The Love of a Dog
might be all we need.
A year ago, I adopted a foster dog. In truth, I simply read in the newspaper that a library patron I knew was arrested for abusing and neglecting to pay taxes on his dogs. And I knew the small blind dog he had snuck into the library under his coat was penned in a small outdoor cage in the dog catcher’s yard, in the cold, and alone.
I knew the man was troubled. I thought his “four-year-old son” was a human child for months. Finally, a staff member said, “You know he’s talking about a dog, right?”No, I did not. And then he brought his son with him to the library, a timid but adorable little character, high-stepping and happy as he trotted along behind his dad.
Frankly, I was astounded when I heard of the animal abuse. They loved each other deeply, human father and canine son, and then they were split apart. I have a feeling Dad was riding the Meth Train at the time… Dad went to jail for six months, and I visited the sheriff, and then the dog catcher, and “Sun,” as I now refer to him, joined our family.
Upon his release from jail, “Dad” immediately came to me, explaining that he would never abuse the dog, that they were filming a movie at the time, and no one would listen to him. Though barred from owning pets for five years, he asked if he could have his son returned to him when the time came.
I said yes, provided he kept his nose clean, thinking five years was a long time, and much could change before then. And as Sun adapted to our environment over the last year, his Dad’s life has not improved. The small camper he lives in was trashed while he was in jail, with no running water, and no electricity. He spent the summer in a tent.
Then I saw him with a cast on his arm one day when I ventured into town. I no longer work at the library, so I pulled over to tell him that Sun was doing well, and Dad replied, “I know. I can see him with my satellites.” As I said, a troubled fellow who, a year after losing his son, still carried the belief that they would be rejoined someday.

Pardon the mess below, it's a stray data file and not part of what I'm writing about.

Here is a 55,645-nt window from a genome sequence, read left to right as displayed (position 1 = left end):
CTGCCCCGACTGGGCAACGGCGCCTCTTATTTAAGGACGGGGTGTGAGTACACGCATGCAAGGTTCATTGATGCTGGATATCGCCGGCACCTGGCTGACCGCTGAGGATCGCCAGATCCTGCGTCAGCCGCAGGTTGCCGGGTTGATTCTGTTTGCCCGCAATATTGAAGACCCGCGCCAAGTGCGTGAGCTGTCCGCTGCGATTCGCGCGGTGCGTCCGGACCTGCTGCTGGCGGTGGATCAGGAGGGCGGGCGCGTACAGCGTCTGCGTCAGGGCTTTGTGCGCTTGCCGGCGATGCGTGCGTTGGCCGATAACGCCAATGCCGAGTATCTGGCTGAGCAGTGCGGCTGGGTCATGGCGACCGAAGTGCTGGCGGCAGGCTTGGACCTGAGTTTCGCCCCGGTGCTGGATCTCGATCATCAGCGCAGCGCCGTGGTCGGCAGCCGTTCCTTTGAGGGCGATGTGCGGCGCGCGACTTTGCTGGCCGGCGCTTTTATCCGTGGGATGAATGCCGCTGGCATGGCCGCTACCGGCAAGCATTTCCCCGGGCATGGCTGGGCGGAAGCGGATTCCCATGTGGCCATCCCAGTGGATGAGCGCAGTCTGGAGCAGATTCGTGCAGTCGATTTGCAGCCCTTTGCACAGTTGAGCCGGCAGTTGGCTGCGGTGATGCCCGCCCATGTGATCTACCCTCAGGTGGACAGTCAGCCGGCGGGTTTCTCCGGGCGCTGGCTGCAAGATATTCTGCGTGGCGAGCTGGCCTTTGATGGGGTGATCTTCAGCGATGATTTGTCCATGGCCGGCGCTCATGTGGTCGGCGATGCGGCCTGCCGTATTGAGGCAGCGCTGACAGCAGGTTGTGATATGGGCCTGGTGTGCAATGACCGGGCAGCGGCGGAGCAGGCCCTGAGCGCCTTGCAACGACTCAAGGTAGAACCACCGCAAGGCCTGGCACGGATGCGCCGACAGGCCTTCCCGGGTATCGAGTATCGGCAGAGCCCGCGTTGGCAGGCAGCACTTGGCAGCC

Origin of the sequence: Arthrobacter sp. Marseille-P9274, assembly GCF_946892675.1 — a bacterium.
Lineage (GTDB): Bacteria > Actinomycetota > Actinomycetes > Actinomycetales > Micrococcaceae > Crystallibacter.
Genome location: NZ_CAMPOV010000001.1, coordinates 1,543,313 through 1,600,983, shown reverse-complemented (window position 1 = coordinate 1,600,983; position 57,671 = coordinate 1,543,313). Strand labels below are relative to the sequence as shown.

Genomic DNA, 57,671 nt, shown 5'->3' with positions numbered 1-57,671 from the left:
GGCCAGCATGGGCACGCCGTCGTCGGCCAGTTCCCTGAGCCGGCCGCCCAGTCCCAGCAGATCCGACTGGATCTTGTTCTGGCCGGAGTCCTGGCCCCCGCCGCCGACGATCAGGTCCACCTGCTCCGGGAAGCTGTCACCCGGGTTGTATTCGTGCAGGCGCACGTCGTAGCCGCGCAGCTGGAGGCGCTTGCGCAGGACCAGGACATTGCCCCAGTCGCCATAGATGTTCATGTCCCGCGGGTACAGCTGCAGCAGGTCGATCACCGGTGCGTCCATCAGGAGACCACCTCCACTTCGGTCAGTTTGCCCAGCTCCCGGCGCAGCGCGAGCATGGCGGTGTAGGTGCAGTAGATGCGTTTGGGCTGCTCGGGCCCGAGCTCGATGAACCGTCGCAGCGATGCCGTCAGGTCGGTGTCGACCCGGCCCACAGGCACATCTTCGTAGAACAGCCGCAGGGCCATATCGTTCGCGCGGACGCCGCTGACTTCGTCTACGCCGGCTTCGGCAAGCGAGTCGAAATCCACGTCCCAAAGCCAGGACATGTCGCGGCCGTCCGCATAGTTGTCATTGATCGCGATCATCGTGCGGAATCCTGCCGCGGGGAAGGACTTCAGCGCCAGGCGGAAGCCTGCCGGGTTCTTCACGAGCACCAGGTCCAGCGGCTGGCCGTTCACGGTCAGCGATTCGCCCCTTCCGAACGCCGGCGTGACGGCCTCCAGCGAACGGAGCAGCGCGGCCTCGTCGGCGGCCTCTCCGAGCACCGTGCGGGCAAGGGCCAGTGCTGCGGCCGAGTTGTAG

Each morning lately, as his small blind dog lays before the gas stove, I check Dad’s social media. He writes songs for his son, posting videos of him singing them. He leaves status updates on how much he misses his son, and on a recent morning covered in fresh snow, Dad posted a video of himself outside, just awakened and in his pajamas and hoodie, noting the level of the cold, and that he was looking for his Son, who wasn’t there.
No. Sun was warm and toasty in front of the stove. Happy and secure not far from my feet. And though I had once believed “Dad” was harmless, I began to carry a level of gratitude that Dad didn’t have a car, and would never likely travel to our farm. And yet, I also thought of him cold and alone in that dingy unheated camper. I thought of how Sun loves to burrow under the covers for warmth.
Who am I to think that Sun is happier here? Warmer, more secure, with a new family? Does a dog determine any standard of living outside the parameters of food and unconditional love? There is a man, alone in the world, pining for his furry son, still living his life for a dog that’s been gone more than a year.
There’s a romantic sadness in it, a man who truly has lost his best friend, his sidekick for life’s adventures.
I have to remind myself sometimes that people cannot be saved. That they live off-grid without amenities by choice, and that there is help for them long before they become any responsibility of mine. That they have to want change, want more, and who am I to say what “more” is? Who am I to determine that a life I think is unfit for a dog is not sufficient for a human being? Dad wasn’t suffering the snow or the cold. He was suffering the loss of his son, his best friend, his compadre’.
A year after the dog has been long gone.
We can’t adopt the world. We cannot grab people up from the cold cages of their lives and plop them down in a better space. Nor can we assume they want, need, or desire what we want. Perhaps for them happiness includes a simple home of their own, a warm hat, and the unconditional love of a dog. Perhaps, they understand better than we do, what is truly important in life.